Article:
When the 1940s rolled around, a large number of shoe brands remained in business even though they had been in business for several decades.
Among them were Fila, Wilson, Gola, and many others.
A Change Of Mindset After The Second World War
As the 1940s advanced, sneaker culture underwent a cultural shift. Wearing them for fashion rather than for fitness became more popular among the younger generations.
As time went on, new brands, such as Diadora and Puma, emerged.
In the 1950s, recreational activities became more and more essential to people's lives. School dress codes have been loosening up also, and sneakers have become more acceptable in the classroom.
The sales of these shoes increased significantly around this time, to the point that they began to have a negative impact on footwear made from leather and other materials.
As a result, the top 2 brands of the world came into existence in the 1960s. The top 2 brands are:
Towards the end of the 1960s, the first ripple-soled running shoe named “New Balance Trackstar” came into widespread production.
It was a perfect time to release this shoe in the 1970s because it was a boom time for running and shoes designed specifically for running were in high demand.
Due to technological advancements, more and more sports shoes were created such as special shoes for basketball, football, etc.
The Origin of Sneaker World
During the 1980s and 1990s, sneakers were a hot commodity. The growing popularity of many brands led to increased sales, and it soon became apparent that shoe sales were no longer restricted to the rich.
The likes of Nike, Reebok, Adidas were becoming household names and more celebrities started to endorse sporting shoes.
Current trends influenced the color, patterns, and designs, laying the groundwork for modern-day sneakers.
A major brand x star partnership occurred in the 1980s - Nike Air Jordans were created thanks to Michael Jordan's partnership with Nike.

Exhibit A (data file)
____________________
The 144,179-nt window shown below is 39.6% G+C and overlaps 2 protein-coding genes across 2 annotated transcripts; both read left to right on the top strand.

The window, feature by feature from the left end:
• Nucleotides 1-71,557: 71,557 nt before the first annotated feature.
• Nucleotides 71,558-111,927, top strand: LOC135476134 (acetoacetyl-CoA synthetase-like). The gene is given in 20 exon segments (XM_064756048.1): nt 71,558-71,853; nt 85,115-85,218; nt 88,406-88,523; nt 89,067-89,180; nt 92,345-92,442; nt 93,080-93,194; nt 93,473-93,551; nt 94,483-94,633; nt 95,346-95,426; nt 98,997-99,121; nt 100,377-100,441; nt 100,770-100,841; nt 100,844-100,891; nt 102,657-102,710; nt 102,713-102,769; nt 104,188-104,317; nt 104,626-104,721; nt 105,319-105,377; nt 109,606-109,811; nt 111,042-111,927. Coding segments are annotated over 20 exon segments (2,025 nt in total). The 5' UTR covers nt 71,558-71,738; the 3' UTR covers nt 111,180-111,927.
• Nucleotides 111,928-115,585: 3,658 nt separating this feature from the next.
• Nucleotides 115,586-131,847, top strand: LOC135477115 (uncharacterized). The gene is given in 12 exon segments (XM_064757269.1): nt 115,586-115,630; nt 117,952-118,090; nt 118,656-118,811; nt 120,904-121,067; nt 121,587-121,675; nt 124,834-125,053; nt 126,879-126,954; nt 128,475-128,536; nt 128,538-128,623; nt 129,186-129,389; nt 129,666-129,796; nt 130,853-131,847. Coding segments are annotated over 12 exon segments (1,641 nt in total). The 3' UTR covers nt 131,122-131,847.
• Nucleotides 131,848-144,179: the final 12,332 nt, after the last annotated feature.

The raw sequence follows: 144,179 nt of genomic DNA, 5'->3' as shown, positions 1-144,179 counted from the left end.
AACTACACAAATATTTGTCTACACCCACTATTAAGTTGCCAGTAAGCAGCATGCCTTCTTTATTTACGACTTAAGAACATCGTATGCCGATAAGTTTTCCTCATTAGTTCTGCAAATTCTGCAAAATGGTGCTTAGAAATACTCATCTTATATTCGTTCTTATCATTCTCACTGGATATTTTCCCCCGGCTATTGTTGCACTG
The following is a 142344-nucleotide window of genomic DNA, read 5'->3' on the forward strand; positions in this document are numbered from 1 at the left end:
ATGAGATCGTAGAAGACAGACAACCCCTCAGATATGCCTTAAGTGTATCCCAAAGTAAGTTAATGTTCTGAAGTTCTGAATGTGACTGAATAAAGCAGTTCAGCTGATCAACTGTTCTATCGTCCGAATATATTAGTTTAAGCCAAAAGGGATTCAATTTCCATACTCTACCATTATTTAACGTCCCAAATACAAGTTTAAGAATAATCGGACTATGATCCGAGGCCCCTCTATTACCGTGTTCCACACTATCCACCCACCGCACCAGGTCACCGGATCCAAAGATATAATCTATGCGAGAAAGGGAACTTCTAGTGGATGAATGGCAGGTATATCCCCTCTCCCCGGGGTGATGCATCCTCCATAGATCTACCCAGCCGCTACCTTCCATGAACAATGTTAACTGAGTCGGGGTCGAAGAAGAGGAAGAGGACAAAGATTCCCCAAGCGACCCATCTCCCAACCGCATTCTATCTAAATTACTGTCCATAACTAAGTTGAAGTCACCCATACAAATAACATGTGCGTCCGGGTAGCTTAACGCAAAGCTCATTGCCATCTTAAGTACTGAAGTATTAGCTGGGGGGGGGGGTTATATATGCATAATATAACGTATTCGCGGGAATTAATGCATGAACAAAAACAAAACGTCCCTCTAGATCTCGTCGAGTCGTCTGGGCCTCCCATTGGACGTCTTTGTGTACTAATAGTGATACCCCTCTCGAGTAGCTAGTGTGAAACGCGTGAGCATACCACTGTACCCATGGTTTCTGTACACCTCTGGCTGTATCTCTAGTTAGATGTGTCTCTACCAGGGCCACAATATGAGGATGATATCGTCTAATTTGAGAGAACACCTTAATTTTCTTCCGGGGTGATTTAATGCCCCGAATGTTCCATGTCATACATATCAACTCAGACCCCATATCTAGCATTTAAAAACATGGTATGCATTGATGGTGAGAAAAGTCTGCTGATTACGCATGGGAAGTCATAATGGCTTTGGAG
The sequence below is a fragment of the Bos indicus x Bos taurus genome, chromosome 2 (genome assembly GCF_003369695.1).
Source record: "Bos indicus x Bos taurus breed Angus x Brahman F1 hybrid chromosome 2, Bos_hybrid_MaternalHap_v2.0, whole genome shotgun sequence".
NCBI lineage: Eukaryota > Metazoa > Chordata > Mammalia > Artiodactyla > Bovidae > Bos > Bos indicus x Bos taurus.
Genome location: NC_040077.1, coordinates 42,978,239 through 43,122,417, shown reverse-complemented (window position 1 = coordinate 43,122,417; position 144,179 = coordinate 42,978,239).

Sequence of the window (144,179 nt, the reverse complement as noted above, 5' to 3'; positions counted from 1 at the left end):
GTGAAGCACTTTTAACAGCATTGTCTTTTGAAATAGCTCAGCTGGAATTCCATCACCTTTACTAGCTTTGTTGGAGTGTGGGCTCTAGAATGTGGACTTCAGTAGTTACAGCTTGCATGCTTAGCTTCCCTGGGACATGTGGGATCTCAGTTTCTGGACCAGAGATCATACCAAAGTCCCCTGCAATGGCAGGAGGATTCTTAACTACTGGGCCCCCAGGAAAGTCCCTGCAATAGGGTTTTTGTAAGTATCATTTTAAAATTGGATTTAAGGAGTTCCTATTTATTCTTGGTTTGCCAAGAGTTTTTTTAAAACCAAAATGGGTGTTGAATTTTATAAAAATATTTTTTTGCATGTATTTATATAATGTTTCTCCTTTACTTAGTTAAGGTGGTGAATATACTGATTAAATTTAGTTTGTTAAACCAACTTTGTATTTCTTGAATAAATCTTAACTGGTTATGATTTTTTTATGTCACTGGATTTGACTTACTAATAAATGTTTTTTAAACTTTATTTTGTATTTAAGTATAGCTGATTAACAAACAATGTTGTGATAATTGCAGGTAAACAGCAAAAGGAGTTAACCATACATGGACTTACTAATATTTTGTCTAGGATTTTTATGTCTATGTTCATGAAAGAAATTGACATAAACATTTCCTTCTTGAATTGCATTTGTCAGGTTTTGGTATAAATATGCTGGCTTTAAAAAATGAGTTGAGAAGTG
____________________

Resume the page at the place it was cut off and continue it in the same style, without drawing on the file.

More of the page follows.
Air Jordan continues to be a global icon, raking in enormous sales. However, the turn of the decade led to heightened competition. Rather than competing with other types of footwear, sneakers now competed with other major shoe brands.
The focus shifted to marketing, resulting in enormous budgets and celebrity endorsements. Their marketing made them into fashion statements instead of sports shoes alone.
The Present And The Future
With the onset of the new century, there were hundreds of sneaker brands, celebrities endorsing them, and more fashion labels embracing the trend.
The following brands acquired the following:
-Adidas acquired Reebok
-Nike acquired Converse
Both of which illustrate sports brands' power and wealth. Additionally, the emergence of hip-hop culture caused musicians like Jay Z to endorse sneakers.
These collaborations eventually led to partnerships, including a high-profile one, Kanye West’s Adidas Yeezy’s that became an instant hit.
In the fashion world, it's impossible to ignore sporting goods and footwear - whether you shop at a mall or online.
From 2010 to the present, sneakers have become increasingly valuable. Many of the sales have broken records, with sneakers selling for up to millions of dollars.
The trend doesn't seem to be slowing down with global footwear sales forecast to reach over 95 billion dollars by 2025.